After discussing with our kids, we determined that we wanted them to develop their abilities to follow through and commit. So we chose to stay with piano lessons which include a commitment to daily practice. We also said it was important to us that each of them had a choice of an organized sport or activity of their choosing. With the bigs starting middle school, which has many different clubs, sports, and activities, and the littles having a newfound love for football and baseball, this was not too difficult to determine as a step forward. We finished this section by deciding who would talk with each kid about their leadership, goal and ensure they were signed up or registered.
Relational Leadership: What relationships need to be further developed and how?
As we consider the internal and external relationships, both inside and outside of the home for ourselves, we as a family with one another internally and externally as well as with extended family. We noticed that our big kids had been bickering a bit more than usual, so much so that the littles were beginning to join in the chorus. We had both been discussing what they were arguing about, and often it had to do with who was doing which chores and the littles not picking up after themselves. The conflict was with them not following their schedules, but also not talking to one another in ways that would escalate and being able to handle their emotions when they were upset with each other effectively. We know that some of this chaos is just kids being kids, but this is also an opportunity for us to develop some skills in these areas. We determined that we wanted to build delegation and communication skills as parents and family leaders so our children can develop more autonomy and we all have clarity moving forward. We also were going to be more mindful about how we spoke and intentional about how we reinforced our expectations for them to interact with one another. Having them come together to do their schedules and monitor them seemed like a good path moving forward to help them in this area.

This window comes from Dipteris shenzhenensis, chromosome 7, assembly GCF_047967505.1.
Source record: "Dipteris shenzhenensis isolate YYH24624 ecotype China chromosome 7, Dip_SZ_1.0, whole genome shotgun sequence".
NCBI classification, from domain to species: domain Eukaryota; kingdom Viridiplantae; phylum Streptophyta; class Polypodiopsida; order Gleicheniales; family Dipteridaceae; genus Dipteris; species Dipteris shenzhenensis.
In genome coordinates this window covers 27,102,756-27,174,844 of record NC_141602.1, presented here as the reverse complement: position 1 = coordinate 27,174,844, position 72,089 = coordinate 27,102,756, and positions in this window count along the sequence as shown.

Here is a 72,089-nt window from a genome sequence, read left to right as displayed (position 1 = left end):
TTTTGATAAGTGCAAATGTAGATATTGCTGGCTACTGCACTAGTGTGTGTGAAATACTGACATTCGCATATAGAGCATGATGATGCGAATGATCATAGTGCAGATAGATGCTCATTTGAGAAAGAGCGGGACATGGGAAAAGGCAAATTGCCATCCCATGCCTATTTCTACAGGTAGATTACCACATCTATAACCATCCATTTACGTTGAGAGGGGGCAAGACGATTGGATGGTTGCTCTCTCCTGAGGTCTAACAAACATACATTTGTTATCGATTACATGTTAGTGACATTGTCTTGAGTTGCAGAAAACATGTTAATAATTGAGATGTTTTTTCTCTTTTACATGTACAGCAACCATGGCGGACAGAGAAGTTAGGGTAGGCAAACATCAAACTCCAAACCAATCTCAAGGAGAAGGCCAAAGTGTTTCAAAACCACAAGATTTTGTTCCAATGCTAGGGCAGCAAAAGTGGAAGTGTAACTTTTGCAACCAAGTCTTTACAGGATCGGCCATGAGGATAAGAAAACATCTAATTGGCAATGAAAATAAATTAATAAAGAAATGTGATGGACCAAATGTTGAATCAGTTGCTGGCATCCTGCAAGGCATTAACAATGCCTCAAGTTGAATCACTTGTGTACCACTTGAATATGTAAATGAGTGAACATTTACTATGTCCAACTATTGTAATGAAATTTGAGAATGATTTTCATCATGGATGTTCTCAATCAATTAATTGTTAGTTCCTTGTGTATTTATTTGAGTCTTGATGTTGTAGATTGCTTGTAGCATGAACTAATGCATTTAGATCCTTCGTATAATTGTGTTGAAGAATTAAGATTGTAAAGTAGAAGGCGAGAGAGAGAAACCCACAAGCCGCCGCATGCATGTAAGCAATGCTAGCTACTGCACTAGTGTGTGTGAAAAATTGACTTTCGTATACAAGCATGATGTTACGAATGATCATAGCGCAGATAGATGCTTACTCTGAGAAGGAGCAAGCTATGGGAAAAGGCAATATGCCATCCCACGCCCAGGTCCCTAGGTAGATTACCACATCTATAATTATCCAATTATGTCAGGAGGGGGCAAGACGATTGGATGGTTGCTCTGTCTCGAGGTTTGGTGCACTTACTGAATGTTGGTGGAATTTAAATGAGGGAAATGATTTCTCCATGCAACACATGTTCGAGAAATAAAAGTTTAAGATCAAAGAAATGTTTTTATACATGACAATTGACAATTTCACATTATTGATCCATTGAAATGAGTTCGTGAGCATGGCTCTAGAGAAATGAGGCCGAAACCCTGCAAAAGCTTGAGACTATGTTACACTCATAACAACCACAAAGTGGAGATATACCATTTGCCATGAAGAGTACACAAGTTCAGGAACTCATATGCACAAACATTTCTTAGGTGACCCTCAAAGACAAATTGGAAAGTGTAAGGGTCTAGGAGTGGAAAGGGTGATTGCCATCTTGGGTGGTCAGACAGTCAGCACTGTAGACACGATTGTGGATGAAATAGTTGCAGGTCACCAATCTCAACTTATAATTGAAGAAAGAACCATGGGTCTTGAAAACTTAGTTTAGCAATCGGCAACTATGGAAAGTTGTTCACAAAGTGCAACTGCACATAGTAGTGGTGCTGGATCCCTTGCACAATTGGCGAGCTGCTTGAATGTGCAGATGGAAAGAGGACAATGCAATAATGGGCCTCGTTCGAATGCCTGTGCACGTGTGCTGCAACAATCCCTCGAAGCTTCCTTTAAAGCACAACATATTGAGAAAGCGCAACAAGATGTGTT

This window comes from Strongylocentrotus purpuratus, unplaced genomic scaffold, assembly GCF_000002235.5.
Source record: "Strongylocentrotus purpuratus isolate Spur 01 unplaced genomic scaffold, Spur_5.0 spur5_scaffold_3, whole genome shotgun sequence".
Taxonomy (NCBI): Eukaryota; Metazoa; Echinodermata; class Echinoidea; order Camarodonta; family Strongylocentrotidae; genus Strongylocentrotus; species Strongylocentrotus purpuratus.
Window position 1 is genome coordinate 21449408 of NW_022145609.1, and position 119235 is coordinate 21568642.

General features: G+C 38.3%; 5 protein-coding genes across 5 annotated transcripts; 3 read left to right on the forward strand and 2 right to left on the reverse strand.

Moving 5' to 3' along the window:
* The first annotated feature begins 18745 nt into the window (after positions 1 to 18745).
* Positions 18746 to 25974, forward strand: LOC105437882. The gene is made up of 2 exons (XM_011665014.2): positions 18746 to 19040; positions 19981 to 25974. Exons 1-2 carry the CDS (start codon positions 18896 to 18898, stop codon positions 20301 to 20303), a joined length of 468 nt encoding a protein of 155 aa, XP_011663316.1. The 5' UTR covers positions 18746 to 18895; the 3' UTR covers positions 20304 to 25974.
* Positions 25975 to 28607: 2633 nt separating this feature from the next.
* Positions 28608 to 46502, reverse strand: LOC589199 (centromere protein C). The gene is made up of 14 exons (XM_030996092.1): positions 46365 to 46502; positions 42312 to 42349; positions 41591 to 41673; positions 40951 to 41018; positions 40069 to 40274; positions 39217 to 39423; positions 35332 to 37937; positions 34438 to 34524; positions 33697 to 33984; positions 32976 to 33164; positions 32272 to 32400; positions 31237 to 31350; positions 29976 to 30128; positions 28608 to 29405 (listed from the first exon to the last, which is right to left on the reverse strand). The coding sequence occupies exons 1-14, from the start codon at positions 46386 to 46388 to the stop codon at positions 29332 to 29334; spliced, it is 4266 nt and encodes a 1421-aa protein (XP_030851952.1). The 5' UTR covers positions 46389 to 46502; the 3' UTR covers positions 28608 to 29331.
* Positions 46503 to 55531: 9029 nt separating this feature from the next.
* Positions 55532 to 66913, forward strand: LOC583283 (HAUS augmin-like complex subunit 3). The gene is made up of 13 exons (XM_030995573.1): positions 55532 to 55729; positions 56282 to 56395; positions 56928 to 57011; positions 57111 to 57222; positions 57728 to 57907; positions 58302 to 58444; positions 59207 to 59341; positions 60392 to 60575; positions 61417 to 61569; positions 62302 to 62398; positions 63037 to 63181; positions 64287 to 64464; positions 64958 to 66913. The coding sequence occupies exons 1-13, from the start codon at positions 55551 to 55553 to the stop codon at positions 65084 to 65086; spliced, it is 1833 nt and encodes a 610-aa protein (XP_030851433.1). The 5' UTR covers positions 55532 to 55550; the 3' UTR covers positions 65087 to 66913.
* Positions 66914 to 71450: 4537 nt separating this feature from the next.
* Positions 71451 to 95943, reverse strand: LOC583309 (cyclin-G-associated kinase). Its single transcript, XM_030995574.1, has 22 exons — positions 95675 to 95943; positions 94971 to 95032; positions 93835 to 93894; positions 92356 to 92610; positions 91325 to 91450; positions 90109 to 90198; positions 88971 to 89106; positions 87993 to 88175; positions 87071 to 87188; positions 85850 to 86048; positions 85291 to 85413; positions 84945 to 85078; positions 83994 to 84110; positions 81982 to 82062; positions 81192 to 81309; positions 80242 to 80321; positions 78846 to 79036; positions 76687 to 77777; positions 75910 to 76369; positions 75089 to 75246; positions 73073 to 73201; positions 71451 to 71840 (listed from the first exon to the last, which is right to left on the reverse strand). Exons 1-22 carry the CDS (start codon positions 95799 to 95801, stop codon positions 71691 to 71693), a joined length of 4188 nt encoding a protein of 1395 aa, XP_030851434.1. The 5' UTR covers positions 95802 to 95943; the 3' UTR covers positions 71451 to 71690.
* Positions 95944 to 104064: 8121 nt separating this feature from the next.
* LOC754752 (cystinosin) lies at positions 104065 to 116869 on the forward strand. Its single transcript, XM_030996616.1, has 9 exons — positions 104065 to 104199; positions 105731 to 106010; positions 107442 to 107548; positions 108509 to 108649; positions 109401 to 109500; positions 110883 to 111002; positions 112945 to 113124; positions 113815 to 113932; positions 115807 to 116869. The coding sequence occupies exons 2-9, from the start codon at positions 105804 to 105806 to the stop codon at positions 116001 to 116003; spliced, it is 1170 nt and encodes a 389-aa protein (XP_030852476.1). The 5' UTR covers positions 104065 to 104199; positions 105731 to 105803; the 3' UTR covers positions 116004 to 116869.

Home Leadership: How can the structure and organization of our home, routines, and distribution of chores, develop age-appropriate skills in each child and bring peace?